That order directed the disestablishment of the Coolidge School as a "predominantly Negro" school by adoption of "Plan C*fn3 or by any other [similar] method" to formulate a plan for disestablishment of the Kennedy School as a "predominantly Negro" school for the 1969-70 school year; to redraw school attendance zones for the Kennedy School; and to provide pupils of the Kennedy School for 1968-69 the right to apply for transfer to any school in the District at their grade where classes have fewer than thirty-four pupils. The order further directed defendants to begin filling teacher vacancies by assigning new teachers to positions in schools where "their race is in the minority," with the objective of eliminating, for the 1969-70 school year, identification of schools by teacher placement as either Negro or White. The defendants were further ordered to achieve 50% of this ultimate objective for the 1968-69 school year. If voluntary transfers or new hiring would not attain either the ultimate or the intermediate objective, the defendants were ordered to reassign presently employed teachers to reach the objective even though their contracts may have been executed for the 1968-69 or the 1969-70 school year. Defendants, under the order, were not to take action for construction of new facilities, or additions to existing facilities, without leave of court to insure that future construction will be guided by the objective of eradicating the effects of past segregation. The order directed defendants to submit to the court detailed plans for the disestablishment of the Coolidge and Kennedy Schools as "predominantly Negro" schools, not later than July 15 and October 15, 1968 respectively. The appeal before us is from that order.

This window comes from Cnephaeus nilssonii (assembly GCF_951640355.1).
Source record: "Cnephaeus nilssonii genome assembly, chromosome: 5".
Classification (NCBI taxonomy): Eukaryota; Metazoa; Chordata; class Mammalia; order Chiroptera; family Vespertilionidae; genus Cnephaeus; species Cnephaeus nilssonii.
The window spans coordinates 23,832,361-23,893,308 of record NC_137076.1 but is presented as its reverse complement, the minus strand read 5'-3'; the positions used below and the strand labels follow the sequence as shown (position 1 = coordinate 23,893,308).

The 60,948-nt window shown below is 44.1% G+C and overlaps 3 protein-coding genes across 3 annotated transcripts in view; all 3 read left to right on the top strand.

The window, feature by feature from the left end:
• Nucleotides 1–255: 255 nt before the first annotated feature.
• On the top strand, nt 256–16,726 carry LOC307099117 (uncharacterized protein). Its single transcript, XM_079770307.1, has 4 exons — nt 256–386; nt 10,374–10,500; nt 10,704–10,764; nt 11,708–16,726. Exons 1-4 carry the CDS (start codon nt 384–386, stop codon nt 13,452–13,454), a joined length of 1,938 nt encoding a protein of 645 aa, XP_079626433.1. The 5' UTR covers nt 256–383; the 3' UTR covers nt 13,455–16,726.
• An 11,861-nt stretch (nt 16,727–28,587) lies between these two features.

THE HEARING

The first contention of defendants is that they were denied a fair hearing because the court refused them adequate time to prepare their defense to the government's motion for preliminary injunction. There is no merit in this contention.